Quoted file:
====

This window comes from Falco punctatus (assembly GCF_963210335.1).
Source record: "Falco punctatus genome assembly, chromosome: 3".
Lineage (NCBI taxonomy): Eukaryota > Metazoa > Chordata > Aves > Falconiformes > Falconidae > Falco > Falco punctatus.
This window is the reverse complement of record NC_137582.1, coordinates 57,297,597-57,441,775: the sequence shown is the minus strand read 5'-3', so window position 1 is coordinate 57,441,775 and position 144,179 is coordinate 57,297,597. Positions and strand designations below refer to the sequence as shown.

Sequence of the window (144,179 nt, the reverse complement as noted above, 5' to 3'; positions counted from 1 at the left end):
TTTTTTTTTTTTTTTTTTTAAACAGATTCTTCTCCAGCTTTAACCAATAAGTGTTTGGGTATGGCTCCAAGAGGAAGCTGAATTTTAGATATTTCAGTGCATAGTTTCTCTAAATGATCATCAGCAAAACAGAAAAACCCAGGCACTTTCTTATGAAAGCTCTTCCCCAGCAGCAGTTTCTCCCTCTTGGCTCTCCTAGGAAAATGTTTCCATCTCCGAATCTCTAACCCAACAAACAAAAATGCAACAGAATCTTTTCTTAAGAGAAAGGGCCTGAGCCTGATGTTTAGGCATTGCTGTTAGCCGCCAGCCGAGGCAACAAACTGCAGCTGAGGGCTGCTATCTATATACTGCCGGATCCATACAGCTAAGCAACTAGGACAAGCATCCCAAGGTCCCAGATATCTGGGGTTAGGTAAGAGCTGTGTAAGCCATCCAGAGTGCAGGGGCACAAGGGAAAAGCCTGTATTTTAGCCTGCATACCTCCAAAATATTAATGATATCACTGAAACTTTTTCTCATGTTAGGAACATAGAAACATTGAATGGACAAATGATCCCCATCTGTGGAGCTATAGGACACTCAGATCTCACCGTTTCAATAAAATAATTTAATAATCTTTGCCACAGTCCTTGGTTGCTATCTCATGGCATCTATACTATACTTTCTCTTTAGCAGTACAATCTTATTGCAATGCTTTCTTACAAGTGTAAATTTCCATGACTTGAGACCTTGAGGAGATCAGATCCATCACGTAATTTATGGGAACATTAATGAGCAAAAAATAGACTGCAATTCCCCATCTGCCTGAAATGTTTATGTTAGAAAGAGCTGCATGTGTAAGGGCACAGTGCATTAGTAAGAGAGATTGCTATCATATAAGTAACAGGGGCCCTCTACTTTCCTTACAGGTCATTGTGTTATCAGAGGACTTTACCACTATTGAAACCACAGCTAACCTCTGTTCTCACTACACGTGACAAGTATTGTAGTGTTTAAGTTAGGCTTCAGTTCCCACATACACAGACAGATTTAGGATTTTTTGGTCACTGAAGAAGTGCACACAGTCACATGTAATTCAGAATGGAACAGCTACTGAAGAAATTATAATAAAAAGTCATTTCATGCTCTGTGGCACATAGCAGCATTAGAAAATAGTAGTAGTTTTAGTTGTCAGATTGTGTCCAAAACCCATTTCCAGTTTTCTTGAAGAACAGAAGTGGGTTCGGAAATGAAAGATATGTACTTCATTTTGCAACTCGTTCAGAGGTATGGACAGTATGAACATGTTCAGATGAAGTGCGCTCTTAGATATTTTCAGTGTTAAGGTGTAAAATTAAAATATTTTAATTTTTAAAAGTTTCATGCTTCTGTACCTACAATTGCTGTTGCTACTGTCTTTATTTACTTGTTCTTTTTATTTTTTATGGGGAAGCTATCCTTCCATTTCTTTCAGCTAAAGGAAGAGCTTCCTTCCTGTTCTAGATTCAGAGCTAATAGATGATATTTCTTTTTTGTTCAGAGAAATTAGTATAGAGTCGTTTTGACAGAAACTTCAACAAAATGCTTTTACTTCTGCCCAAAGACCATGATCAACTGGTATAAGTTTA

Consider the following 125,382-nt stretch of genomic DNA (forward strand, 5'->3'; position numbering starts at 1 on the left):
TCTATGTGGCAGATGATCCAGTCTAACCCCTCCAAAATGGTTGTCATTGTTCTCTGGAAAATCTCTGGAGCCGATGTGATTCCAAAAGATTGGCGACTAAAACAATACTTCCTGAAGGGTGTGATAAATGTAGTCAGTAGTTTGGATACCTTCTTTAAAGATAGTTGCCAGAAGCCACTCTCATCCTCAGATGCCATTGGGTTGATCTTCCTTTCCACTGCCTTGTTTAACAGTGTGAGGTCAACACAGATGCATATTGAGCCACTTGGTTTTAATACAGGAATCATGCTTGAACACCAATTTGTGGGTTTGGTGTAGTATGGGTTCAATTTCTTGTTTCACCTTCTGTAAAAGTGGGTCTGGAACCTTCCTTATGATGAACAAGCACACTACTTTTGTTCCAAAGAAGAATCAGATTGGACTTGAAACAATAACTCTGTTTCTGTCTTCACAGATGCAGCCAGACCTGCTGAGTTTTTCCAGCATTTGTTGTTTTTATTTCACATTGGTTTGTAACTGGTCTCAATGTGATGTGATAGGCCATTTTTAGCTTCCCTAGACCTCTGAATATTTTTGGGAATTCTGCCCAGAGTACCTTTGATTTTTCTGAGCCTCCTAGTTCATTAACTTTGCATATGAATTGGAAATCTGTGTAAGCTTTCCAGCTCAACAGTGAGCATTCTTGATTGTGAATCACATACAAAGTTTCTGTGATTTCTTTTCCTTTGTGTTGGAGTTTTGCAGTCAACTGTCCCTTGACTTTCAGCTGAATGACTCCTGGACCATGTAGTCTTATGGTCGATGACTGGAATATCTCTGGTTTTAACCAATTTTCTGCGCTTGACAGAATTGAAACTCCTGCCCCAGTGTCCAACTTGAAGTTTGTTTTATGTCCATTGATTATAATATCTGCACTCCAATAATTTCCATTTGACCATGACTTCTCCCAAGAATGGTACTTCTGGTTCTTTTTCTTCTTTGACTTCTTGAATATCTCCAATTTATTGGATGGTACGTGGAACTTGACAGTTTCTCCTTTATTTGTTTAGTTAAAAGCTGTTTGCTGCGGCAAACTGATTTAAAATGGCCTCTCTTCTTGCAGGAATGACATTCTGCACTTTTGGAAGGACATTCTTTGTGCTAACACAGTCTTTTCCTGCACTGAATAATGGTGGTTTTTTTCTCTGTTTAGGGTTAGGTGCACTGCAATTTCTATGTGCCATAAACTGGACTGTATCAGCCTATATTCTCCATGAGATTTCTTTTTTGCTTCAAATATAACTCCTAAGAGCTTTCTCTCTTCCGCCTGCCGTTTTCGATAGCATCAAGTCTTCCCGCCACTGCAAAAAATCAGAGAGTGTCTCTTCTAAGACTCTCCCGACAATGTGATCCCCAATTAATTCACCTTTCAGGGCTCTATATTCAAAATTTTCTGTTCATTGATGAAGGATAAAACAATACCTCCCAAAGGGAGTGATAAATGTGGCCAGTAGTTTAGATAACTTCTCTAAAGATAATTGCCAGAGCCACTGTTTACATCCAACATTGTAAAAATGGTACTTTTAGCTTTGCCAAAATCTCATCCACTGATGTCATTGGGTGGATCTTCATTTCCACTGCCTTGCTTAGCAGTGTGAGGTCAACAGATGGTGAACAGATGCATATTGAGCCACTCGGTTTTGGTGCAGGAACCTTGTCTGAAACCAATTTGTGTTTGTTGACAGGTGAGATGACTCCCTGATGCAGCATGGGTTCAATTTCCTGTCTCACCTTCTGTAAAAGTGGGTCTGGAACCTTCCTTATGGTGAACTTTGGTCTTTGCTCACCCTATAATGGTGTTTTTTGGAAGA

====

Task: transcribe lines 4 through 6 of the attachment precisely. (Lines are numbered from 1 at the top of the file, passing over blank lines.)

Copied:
This window is the reverse complement of record NC_137582.1, coordinates 57,297,597-57,441,775: the sequence shown is the minus strand read 5'-3', so window position 1 is coordinate 57,441,775 and position 144,179 is coordinate 57,297,597. Positions and strand designations below refer to the sequence as shown.

Sequence of the window (144,179 nt, the reverse complement as noted above, 5' to 3'; positions counted from 1 at the left end):
TTTTTTTTTTTTTTTTTTTAAACAGATTCTTCTCCAGCTTTAACCAATAAGTGTTTGGGTATGGCTCCAAGAGGAAGCTGAATTTTAGATATTTCAGTGCATAGTTTCTCTAAATGATCATCAGCAAAACAGAAAAACCCAGGCACTTTCTTATGAAAGCTCTTCCCCAGCAGCAGTTTCTCCCTCTTGGCTCTCCTAGGAAAATGTTTCCATCTCCGAATCTCTAACCCAACAAACAAAAATGCAACAGAATCTTTTCTTAAGAGAAAGGGCCTGAGCCTGATGTTTAGGCATTGCTGTTAGCCGCCAGCCGAGGCAACAAACTGCAGCTGAGGGCTGCTATCTATATACTGCCGGATCCATACAGCTAAGCAACTAGGACAAGCATCCCAAGGTCCCAGATATCTGGGGTTAGGTAAGAGCTGTGTAAGCCATCCAGAGTGCAGGGGCACAAGGGAAAAGCCTGTATTTTAGCCTGCATACCTCCAAAATATTAATGATATCACTGAAACTTTTTCTCATGTTAGGAACATAGAAACATTGAATGGACAAATGATCCCCATCTGTGGAGCTATAGGACACTCAGATCTCACCGTTTCAATAAAATAATTTAATAATCTTTGCCACAGTCCTTGGTTGCTATCTCATGGCATCTATACTATACTTTCTCTTTAGCAGTACAATCTTATTGCAATGCTTTCTTACAAGTGTAAATTTCCATGACTTGAGACCTTGAGGAGATCAGATCCATCACGTAATTTATGGGAACATTAATGAGCAAAAAATAGACTGCAATTCCCCATCTGCCTGAAATGTTTATGTTAGAAAGAGCTGCATGTGTAAGGGCACAGTGCATTAGTAAGAGAGATTGCTATCATATAAGTAACAGGGGCCCTCTACTTTCCTTACAGGTCATTGTGTTATCAGAGGACTTTACCACTATTGAAACCACAGCTAACCTCTGTTCTCACTACACGTGACAAGTATTGTAGTGTTTAAGTTAGGCTTCAGTTCCCACATACACAGACAGATTTAGGATTTTTTGGTCACTGAAGAAGTGCACACAGTCACATGTAATTCAGAATGGAACAGCTACTGAAGAAATTATAATAAAAAGTCATTTCATGCTCTGTGGCACATAGCAGCATTAGAAAATAGTAGTAGTTTTAGTTGTCAGATTGTGTCCAAAACCCATTTCCAGTTTTCTTGAAGAACAGAAGTGGGTTCGGAAATGAAAGATATGTACTTCATTTTGCAACTCGTTCAGAGGTATGGACAGTATGAACATGTTCAGATGAAGTGCGCTCTTAGATATTTTCAGTGTTAAGGTGTAAAATTAAAATATTTTAATTTTTAAAAGTTTCATGCTTCTGTACCTACAATTGCTGTTGCTACTGTCTTTATTTACTTGTTCTTTTTATTTTTTATGGGGAAGCTATCCTTCCATTTCTTTCAGCTAAAGGAAGAGCTTCCTTCCTGTTCTAGATTCAGAGCTAATAGATGATATTTCTTTTTTGTTCAGAGAAATTAGTATAGAGTCGTTTTGACAGAAACTTCAACAAAATGCTTTTACTTCTGCCCAAAGACCATGATCAACTGGTATAAGTTTA